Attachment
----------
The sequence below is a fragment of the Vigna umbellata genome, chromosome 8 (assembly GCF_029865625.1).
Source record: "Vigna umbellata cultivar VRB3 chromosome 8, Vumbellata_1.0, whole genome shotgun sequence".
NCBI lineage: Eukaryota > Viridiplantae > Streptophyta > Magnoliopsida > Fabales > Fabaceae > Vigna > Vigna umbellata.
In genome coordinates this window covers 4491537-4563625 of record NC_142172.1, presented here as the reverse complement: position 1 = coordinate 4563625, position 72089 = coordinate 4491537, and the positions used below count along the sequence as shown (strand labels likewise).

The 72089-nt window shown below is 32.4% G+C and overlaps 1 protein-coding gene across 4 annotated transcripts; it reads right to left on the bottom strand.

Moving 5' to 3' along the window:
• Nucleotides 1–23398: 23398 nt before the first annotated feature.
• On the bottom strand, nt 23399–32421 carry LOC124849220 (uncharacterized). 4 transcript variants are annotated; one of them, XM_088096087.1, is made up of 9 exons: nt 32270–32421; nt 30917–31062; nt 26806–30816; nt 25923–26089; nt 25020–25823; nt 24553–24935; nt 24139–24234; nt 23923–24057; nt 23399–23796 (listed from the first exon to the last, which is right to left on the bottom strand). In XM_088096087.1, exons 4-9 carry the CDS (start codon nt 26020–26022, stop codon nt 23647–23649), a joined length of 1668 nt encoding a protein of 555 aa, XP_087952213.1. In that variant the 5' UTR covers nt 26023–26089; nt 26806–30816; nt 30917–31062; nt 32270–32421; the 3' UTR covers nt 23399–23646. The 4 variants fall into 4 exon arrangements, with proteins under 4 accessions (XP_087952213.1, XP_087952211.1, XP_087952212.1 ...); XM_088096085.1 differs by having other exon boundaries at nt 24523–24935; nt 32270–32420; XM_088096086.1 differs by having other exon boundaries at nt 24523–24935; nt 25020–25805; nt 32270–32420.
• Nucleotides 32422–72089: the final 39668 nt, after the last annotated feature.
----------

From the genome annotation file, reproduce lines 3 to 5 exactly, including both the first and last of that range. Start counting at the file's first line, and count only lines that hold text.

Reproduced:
NCBI lineage: Eukaryota > Viridiplantae > Streptophyta > Magnoliopsida > Fabales > Fabaceae > Vigna > Vigna umbellata.
In genome coordinates this window covers 4491537-4563625 of record NC_142172.1, presented here as the reverse complement: position 1 = coordinate 4563625, position 72089 = coordinate 4491537, and the positions used below count along the sequence as shown (strand labels likewise).

The 72089-nt window shown below is 32.4% G+C and overlaps 1 protein-coding gene across 4 annotated transcripts; it reads right to left on the bottom strand.